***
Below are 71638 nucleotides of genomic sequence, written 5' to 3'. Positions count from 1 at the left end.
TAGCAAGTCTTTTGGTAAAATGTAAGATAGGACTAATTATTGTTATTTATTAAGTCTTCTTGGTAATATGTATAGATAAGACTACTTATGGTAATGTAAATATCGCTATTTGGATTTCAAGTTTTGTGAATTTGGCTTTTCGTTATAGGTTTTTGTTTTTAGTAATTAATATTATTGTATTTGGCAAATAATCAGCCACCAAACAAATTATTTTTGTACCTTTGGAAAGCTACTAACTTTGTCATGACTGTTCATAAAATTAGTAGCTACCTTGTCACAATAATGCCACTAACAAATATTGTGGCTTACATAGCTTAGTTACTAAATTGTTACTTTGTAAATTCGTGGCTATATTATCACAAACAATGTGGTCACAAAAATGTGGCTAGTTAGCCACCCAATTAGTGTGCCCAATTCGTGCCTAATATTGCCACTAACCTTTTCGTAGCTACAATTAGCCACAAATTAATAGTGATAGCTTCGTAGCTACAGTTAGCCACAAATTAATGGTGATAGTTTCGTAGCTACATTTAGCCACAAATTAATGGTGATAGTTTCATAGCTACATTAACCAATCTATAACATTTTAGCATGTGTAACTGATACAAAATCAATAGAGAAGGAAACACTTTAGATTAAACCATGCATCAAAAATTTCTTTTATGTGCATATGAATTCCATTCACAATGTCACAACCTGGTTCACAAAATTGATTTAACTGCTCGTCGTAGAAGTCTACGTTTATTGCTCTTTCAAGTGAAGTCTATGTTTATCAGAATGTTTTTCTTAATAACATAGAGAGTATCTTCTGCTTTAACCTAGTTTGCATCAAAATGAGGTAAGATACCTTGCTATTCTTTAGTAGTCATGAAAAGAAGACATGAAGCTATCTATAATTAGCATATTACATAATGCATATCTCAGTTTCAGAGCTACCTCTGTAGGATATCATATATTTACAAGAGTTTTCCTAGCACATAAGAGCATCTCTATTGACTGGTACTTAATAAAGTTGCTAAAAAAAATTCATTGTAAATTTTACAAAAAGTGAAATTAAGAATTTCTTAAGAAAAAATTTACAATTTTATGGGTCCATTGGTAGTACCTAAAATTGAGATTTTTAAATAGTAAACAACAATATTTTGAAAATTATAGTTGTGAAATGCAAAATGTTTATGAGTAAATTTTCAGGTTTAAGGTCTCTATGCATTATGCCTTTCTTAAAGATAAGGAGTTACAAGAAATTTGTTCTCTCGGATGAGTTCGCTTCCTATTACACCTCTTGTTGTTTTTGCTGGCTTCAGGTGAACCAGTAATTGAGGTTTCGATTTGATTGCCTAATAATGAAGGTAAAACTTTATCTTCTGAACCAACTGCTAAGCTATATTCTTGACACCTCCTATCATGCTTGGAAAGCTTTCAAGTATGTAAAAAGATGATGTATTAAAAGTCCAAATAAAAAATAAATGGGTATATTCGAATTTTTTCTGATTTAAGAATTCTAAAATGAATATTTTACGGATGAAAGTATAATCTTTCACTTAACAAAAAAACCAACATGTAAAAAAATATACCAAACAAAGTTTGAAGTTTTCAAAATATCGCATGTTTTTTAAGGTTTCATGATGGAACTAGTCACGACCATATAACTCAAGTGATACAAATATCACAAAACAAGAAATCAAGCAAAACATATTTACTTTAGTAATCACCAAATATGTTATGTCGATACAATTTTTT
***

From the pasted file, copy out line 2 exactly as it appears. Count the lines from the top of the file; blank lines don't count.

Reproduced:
TAGCAAGTCTTTTGGTAAAATGTAAGATAGGACTAATTATTGTTATTTATTAAGTCTTCTTGGTAATATGTATAGATAAGACTACTTATGGTAATGTAAATATCGCTATTTGGATTTCAAGTTTTGTGAATTTGGCTTTTCGTTATAGGTTTTTGTTTTTAGTAATTAATATTATTGTATTTGGCAAATAATCAGCCACCAAACAAATTATTTTTGTACCTTTGGAAAGCTACTAACTTTGTCATGACTGTTCATAAAATTAGTAGCTACCTTGTCACAATAATGCCACTAACAAATATTGTGGCTTACATAGCTTAGTTACTAAATTGTTACTTTGTAAATTCGTGGCTATATTATCACAAACAATGTGGTCACAAAAATGTGGCTAGTTAGCCACCCAATTAGTGTGCCCAATTCGTGCCTAATATTGCCACTAACCTTTTCGTAGCTACAATTAGCCACAAATTAATAGTGATAGCTTCGTAGCTACAGTTAGCCACAAATTAATGGTGATAGTTTCGTAGCTACATTTAGCCACAAATTAATGGTGATAGTTTCATAGCTACATTAACCAATCTATAACATTTTAGCATGTGTAACTGATACAAAATCAATAGAGAAGGAAACACTTTAGATTAAACCATGCATCAAAAATTTCTTTTATGTGCATATGAATTCCATTCACAATGTCACAACCTGGTTCACAAAATTGATTTAACTGCTCGTCGTAGAAGTCTACGTTTATTGCTCTTTCAAGTGAAGTCTATGTTTATCAGAATGTTTTTCTTAATAACATAGAGAGTATCTTCTGCTTTAACCTAGTTTGCATCAAAATGAGGTAAGATACCTTGCTATTCTTTAGTAGTCATGAAAAGAAGACATGAAGCTATCTATAATTAGCATATTACATAATGCATATCTCAGTTTCAGAGCTACCTCTGTAGGATATCATATATTTACAAGAGTTTTCCTAGCACATAAGAGCATCTCTATTGACTGGTACTTAATAAAGTTGCTAAAAAAAATTCATTGTAAATTTTACAAAAAGTGAAATTAAGAATTTCTTAAGAAAAAATTTACAATTTTATGGGTCCATTGGTAGTACCTAAAATTGAGATTTTTAAATAGTAAACAACAATATTTTGAAAATTATAGTTGTGAAATGCAAAATGTTTATGAGTAAATTTTCAGGTTTAAGGTCTCTATGCATTATGCCTTTCTTAAAGATAAGGAGTTACAAGAAATTTGTTCTCTCGGATGAGTTCGCTTCCTATTACACCTCTTGTTGTTTTTGCTGGCTTCAGGTGAACCAGTAATTGAGGTTTCGATTTGATTGCCTAATAATGAAGGTAAAACTTTATCTTCTGAACCAACTGCTAAGCTATATTCTTGACACCTCCTATCATGCTTGGAAAGCTTTCAAGTATGTAAAAAGATGATGTATTAAAAGTCCAAATAAAAAATAAATGGGTATATTCGAATTTTTTCTGATTTAAGAATTCTAAAATGAATATTTTACGGATGAAAGTATAATCTTTCACTTAACAAAAAAACCAACATGTAAAAAAATATACCAAACAAAGTTTGAAGTTTTCAAAATATCGCATGTTTTTTAAGGTTTCATGATGGAACTAGTCACGACCATATAACTCAAGTGATACAAATATCACAAAACAAGAAATCAAGCAAAACATATTTACTTTAGTAATCACCAAATATGTTATGTCGATACAATTTTTT